I am a word nerd. I like to know the underlying meanings of words, especially those that grab our current attention. Resilience is one of those words. So when I looked up definitions, I found this one from the Oxford dictionary particularly helpful: “The capacity to recover quickly from difficulties; the ability of a substance or object to spring back into shape.”
As hosts we are particularly impacted by all that’s going on here in Oregon. The pandemic with its need for distancing, smoke from our wildfires and the disturbing protests that seem endless in Portland, just one of these would be enough, but all combined really mess with us!
So Resilience looks like something we might all want to explore, and bring into our lives and in our hosting businesses more. It was a relief to me, thankfully, to learn that we can all learn to be resilient.
While I am speaking here of our ability to learn and to practice resilience for ourselves, I also recognize that many of our guests these days are also yearning for some form of relief. Our welcoming can be a respite and give them space to reconnect, to re-energize, to find their own ability to face challenges and to “spring back into shape.”
In my research I discovered a great article published in March 2020 in Psychology Today which I commend to you for a deeper dive into this wonderful topic.
Seven Skills of Resilience | Psychology Today
And, for another spin on Resilience, check out this art exhibit produced by The Red Brick Center for the Arts in Aspen, Colorado. They bill it as “a multidisciplinary exhibit that speaks to the moment.“ I learned of this exhibit when my son, Brian, told me several portraits he painted were included. The exhibit overview reminded me that resilience applies to each of us as hosts.
May you all find your resilience and put the spring back in your step!
Alan Colley, Host2Host President
How do you measure success? By the number of nights you have booked? By the size of your bank account? By the number of times you have been awarded SuperHost status? Or by some other measure?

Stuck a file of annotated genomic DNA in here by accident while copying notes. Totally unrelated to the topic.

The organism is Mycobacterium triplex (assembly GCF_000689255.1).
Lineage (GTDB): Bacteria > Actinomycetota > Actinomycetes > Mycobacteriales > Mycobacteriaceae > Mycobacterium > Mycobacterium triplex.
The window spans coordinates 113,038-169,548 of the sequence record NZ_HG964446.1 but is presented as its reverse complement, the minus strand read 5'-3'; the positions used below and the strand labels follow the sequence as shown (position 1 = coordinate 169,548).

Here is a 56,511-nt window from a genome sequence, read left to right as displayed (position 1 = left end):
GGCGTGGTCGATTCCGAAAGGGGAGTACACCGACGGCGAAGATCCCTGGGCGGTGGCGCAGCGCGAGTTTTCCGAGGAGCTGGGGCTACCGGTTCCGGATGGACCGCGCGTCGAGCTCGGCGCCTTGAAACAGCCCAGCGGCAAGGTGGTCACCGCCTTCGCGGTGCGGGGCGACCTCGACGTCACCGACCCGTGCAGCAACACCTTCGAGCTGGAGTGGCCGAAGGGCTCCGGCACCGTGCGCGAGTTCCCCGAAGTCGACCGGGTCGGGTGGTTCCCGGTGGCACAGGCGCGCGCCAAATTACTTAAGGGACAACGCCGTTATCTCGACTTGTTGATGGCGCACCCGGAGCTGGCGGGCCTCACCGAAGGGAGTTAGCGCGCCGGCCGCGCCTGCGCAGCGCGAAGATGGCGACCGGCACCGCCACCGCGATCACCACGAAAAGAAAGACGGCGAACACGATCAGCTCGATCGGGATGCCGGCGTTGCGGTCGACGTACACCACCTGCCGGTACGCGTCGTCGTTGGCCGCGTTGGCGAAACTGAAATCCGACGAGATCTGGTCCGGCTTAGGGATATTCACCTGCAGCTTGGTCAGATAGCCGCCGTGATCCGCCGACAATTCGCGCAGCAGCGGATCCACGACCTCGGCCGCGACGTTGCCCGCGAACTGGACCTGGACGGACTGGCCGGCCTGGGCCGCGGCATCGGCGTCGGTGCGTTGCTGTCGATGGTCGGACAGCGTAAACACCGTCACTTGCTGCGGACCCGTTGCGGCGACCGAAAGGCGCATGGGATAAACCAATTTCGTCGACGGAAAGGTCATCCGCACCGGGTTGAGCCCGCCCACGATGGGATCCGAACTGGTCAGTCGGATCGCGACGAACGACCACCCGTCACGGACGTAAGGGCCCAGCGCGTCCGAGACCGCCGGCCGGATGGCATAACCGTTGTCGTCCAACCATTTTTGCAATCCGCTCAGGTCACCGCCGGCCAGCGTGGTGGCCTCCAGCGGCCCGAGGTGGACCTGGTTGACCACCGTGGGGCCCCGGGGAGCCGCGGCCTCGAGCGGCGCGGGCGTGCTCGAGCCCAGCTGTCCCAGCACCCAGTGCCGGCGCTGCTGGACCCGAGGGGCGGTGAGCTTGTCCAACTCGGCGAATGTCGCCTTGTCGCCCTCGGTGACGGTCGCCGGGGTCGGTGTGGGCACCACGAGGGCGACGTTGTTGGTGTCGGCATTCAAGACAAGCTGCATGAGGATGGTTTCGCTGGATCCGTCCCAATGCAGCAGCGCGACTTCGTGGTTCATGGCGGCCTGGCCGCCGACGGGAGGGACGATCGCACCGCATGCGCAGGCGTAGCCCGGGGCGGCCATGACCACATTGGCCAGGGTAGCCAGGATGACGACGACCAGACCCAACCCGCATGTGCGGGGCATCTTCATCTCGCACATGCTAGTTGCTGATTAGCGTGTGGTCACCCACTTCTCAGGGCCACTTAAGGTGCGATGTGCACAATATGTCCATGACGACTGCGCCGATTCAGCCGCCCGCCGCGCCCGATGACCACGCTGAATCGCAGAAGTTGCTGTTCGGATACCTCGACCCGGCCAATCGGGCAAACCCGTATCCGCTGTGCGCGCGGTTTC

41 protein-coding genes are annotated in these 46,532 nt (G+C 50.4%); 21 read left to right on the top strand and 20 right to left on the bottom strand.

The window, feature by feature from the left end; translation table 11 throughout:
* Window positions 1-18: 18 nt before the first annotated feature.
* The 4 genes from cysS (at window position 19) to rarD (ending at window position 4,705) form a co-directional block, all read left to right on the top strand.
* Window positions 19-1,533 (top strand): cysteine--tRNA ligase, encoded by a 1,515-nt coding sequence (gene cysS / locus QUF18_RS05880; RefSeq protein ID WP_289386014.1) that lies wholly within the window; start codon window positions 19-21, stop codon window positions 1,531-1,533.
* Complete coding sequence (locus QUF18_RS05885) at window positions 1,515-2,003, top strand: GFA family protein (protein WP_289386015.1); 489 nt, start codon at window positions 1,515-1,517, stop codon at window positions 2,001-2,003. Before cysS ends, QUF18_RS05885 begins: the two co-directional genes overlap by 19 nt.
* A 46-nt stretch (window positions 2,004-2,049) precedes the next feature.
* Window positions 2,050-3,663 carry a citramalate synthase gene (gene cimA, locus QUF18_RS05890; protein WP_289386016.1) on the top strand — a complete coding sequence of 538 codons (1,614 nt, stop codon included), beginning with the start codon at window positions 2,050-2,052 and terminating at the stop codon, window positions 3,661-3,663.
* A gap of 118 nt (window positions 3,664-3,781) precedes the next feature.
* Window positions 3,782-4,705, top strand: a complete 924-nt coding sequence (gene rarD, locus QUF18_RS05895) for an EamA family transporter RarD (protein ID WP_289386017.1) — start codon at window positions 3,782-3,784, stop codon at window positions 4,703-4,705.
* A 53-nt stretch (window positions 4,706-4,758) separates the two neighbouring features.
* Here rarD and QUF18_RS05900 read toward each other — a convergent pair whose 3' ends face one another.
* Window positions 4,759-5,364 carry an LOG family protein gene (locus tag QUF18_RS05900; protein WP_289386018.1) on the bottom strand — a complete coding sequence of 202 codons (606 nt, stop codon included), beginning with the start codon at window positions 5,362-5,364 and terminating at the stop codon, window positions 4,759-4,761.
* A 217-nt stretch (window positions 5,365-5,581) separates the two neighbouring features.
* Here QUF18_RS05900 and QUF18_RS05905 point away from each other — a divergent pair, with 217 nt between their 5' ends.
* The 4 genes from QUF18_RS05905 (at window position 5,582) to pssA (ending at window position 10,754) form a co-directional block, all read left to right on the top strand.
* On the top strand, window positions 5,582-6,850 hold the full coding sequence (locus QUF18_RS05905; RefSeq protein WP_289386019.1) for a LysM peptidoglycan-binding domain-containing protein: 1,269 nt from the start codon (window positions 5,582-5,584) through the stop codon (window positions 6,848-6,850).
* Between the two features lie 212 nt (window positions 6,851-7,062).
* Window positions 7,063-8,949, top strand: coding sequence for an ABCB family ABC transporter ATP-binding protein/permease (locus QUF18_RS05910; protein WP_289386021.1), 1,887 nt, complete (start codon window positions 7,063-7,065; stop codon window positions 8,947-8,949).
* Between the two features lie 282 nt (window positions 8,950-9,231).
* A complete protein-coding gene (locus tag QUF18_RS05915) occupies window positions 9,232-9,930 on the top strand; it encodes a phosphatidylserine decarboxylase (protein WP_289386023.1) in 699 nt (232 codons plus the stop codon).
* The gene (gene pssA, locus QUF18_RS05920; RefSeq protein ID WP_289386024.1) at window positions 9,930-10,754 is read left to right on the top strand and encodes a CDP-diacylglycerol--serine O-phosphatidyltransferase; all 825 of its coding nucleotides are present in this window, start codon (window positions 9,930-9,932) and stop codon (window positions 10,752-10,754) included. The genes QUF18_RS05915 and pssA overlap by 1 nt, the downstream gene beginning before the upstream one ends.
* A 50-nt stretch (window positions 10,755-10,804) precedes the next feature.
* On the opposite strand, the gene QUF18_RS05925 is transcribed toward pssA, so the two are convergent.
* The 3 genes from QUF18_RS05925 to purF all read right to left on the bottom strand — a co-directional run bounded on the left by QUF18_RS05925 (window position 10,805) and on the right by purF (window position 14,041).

This letter is a shout out to Chip Conley, the former Head of Global Hospitality at Airbnb and now Founder of Modern Elder Academy in Baja Sur, California, Mexico. When the founders of Airbnb were interviewing him to join their organization, they put this “success” question to him. They were not expecting his answer: “Airbnb will be successful when we are nominated for the Nobel Peace Prize.”
When I heard his response it completely shifted my view of what hosting could actually mean. Sure, it is important to see our hosting bring us income so we can pay our bills, and in some cases, remain in our homes. Yet it’s not too far fetched to acknowledge that welcoming guests to our communities does break down fear and barriers.
I know in our case, greeting and welcoming people from all over the globe, watching them share experiences and laughter with our local neighbors, we know something special is happening. When we notice these encounters, Dabney and I have often looked at each other and said simultaneously, “Nobel Peace Prize.”
There is no denying that the world we live in is in turmoil. The whole hospitality industry is severely challenged. Yet as we strive to reimagine and create new ways to welcome guests, there is something quite wonderful about lifting our sights above the turmoil to see that at its heart, hosting is about connection, building community and creating a climate that deserves a Nobel Peace Prize.
Thanks for being an important part of Host2Host!
Alan Colley, President Host2Host